GotW #27

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This is the original GotW problem and solution substantially as posted to Usenet. See the book Exceptional C++ (Addison-Wesley, 2000) for the most current solutions to GotW issues #1-30. The solutions in the book have been revised and expanded since their initial appearance in GotW. The book versions also incorporate corrections, new material, and conformance to the final ANSI/ISO C++ standard.

Forwarding Functions
Difficulty: 3 / 10

What's the best way to write a forwarding function? The basic answer is easy, but we'll also learn about a recent and subtle change to the language.

Problem

Forwarding functions are useful tools for handing off work to another function or object, especially when the handoff is done efficiently.

Critique the following forwarding function. Would you change it? If so, how?

    // file f.cpp

    #include "f.h"
    /*...*/
    bool f( X x ) {
        return g( x );
    }

(Warning: One purpose of this GotW is to illustrate the consequences of a subtle language refinement made this July [1997] in London.)

Solution

Forwarding functions are useful tools for handing off work to another function or object, especially when the handoff is done efficiently.

This introduction gets to the heart of the matter: efficiency.

Critique the following forwarding function. Would you change it? If so, how?

    // file f.cpp

    #include "f.h"
    /*...*/
    bool f( X x ) {
        return g( x );
    }

There are two main enhancements that would make this function more efficient. The first should always be done, and the second is a matter of judgment.

1. Pass the parameter by const& instead of by value

"Isn't that blindingly obvious?" you might ask. No, it isn't, not in this particular case. Until recently, the language said that, since a compiler can prove that the parameter x will never be used for any other purpose than passing it in turn to g(), the compiler may decide to elide x completely. For example, if the client code looks something like this:

    X my_x;
    f( my_x );

then the compiler might either:

a) create a copy of my_x for f()'s use (this is the parameter named x in f()'s scope) and pass that to g(), or

b) pass my_x directly to g() without creating a copy at all since it notices that the extra copy will never be otherwise used except as a parameter to g().

The latter is nicely efficient, isn't it? That's what optimizing compilers are for, aren't they?

Yes, and yes, until the London meeting in July 1997. At that meeting, the draft was amended to place more restrictions on the situations where the compiler is allowed to elide "extra" copies like this.[1] The only places where a compiler may still elide copy constructors is for the return value optimization (see your favourite textbook for details) and for temporary objects.

This means that, for forwarding functions like f, a compiler is now required to perform two copies. Since we (as the authors of f) know in this case that the extra copy isn't necessary, we should fall back on our general rule and declare x as a const X& parameter.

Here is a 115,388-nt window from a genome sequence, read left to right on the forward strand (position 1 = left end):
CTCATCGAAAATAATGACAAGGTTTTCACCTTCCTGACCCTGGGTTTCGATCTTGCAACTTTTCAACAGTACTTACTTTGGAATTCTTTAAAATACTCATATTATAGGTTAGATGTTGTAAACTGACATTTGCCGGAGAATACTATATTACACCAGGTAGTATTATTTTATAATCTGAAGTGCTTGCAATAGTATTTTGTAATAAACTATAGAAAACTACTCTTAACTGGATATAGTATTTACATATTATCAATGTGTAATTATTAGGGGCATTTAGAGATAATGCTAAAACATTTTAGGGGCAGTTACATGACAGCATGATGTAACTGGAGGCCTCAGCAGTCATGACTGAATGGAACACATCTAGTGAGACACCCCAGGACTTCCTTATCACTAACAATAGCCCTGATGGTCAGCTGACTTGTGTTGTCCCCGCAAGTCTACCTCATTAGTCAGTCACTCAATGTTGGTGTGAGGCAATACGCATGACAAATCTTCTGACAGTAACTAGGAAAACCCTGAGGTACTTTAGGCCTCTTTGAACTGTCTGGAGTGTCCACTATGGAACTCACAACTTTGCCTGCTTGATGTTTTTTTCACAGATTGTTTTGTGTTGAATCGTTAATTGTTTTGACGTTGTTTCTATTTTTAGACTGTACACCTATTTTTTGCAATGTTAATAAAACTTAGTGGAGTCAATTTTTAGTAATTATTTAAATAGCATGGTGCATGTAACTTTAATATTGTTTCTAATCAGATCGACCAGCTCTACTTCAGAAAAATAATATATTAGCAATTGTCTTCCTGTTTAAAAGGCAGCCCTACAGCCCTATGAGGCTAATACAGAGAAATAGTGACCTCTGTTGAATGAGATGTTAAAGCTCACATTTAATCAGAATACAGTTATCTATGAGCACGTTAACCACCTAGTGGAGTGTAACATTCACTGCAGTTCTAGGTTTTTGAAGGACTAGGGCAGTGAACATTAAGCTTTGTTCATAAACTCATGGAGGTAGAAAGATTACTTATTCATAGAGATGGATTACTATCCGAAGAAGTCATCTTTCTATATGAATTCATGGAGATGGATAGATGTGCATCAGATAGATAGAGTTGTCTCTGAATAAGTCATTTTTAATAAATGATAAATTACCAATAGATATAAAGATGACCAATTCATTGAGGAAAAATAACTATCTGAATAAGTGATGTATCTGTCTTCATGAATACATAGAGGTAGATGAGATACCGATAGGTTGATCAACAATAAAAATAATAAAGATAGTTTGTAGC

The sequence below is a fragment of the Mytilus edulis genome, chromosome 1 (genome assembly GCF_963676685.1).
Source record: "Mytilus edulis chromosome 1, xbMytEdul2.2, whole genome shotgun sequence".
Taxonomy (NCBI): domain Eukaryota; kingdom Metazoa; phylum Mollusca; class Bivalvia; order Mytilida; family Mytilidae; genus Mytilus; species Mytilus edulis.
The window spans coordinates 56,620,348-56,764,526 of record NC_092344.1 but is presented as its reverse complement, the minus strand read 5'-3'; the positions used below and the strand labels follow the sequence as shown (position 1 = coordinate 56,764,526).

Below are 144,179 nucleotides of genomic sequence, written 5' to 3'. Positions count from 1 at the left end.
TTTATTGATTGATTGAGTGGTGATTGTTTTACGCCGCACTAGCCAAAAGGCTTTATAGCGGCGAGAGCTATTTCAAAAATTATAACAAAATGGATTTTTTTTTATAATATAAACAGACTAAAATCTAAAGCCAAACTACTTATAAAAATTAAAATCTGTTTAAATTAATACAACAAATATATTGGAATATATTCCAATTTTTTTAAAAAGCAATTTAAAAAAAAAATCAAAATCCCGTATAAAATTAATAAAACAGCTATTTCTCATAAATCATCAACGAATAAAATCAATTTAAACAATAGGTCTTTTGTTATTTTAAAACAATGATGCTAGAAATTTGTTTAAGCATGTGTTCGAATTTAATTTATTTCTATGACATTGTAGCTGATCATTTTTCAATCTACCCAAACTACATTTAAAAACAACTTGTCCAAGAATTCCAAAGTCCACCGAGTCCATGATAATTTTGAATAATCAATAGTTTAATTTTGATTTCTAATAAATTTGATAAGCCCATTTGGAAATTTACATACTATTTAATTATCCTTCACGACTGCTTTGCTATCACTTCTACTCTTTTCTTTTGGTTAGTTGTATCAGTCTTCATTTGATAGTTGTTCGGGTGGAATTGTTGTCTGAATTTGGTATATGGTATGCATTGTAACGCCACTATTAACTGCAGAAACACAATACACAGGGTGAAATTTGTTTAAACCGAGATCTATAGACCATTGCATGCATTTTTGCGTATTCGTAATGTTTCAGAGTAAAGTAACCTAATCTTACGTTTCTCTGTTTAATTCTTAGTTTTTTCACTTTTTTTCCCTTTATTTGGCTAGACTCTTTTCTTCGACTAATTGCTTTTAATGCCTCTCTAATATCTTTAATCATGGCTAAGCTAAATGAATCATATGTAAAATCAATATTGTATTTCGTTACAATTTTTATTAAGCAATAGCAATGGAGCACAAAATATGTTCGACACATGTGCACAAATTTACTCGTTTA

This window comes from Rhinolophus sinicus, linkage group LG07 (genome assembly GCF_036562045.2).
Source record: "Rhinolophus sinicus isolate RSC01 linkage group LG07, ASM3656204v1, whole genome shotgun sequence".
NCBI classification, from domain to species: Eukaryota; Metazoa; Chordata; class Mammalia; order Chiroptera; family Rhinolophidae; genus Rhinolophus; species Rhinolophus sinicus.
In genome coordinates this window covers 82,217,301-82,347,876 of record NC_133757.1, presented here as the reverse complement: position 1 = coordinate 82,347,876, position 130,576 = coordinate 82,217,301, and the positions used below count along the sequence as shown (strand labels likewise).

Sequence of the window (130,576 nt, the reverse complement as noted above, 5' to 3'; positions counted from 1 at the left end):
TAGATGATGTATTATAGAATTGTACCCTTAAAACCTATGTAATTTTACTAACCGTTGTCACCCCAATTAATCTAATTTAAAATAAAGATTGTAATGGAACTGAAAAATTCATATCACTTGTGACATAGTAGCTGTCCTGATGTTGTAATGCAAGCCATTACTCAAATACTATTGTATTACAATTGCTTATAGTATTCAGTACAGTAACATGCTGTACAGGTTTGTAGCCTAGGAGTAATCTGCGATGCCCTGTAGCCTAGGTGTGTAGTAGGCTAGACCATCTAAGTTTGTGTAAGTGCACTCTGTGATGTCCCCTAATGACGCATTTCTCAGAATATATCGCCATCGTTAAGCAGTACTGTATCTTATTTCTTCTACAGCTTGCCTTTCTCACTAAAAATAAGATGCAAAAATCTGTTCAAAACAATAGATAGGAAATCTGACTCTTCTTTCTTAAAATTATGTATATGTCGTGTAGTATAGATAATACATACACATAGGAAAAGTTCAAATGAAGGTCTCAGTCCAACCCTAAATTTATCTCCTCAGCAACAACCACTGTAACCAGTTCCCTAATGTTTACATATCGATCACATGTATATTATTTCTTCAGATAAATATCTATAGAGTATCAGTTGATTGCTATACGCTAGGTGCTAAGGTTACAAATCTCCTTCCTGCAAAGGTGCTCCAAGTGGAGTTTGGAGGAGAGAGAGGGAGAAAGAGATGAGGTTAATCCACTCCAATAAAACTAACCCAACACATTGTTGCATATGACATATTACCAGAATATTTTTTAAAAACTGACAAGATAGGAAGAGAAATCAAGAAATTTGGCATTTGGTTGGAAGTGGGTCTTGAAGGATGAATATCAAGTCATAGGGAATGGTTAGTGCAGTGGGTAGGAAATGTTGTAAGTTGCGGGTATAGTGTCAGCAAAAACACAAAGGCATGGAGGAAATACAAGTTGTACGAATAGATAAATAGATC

(Note: If we'd been following this general rule all along instead of trying to take advantage of detailed knowledge about what the compiler is allowed to do, the change in the rules wouldn't have affected us. This is a stellar example of why simpler is better -- avoid the dusty corners of the language as much as you can, and strive to never rely on cute subtleties.)

2. Inline the function

This one is a matter of judgment. In short, prefer to write all functions out-of-line by default, and then selectively inline individual functions as necessary only after you know that the performance gain from inlining is actually needed.

If you inline the function, the positive side is that you avoid the overhead of the extra function call to f.

The negative side is that inlining f exposes f's implementation and make client code depend on it, so that if f changes all client code must recompile. Worse, client code now also needs at least the prototype for function g(), which is a bit of a shame since client code never actually calls g directly and probably never needed g's prototype before (at least, not as far as we can tell from our example). And if g() itself were changed to take other parameters of still other types, client code would now depend on those classes' declarations, too.

Both inlining or not inlining can be valid choices. It's a judgment call where the benefits and drawbacks depend on what you know about how (and how widely) f is used today, and how (and how often) it's likely to change in the future.

From the GotW coding standards:

- prefer passing parameters of class type by const& rather than passing them by value

- avoid inlining functions until profiling tells you it's justified (programmers are notoriously bad at guessing which parts of their code are performance bottlenecks)

 

Notes

1. This change was necessary to avoid the problems that can come up when compilers are permitted to wantonly elide copy construction, especially when copy construction has side effects. There are cases where reasonable code may rely on the number of copies actually made of an object.

Copyright 2009 Herb Sutter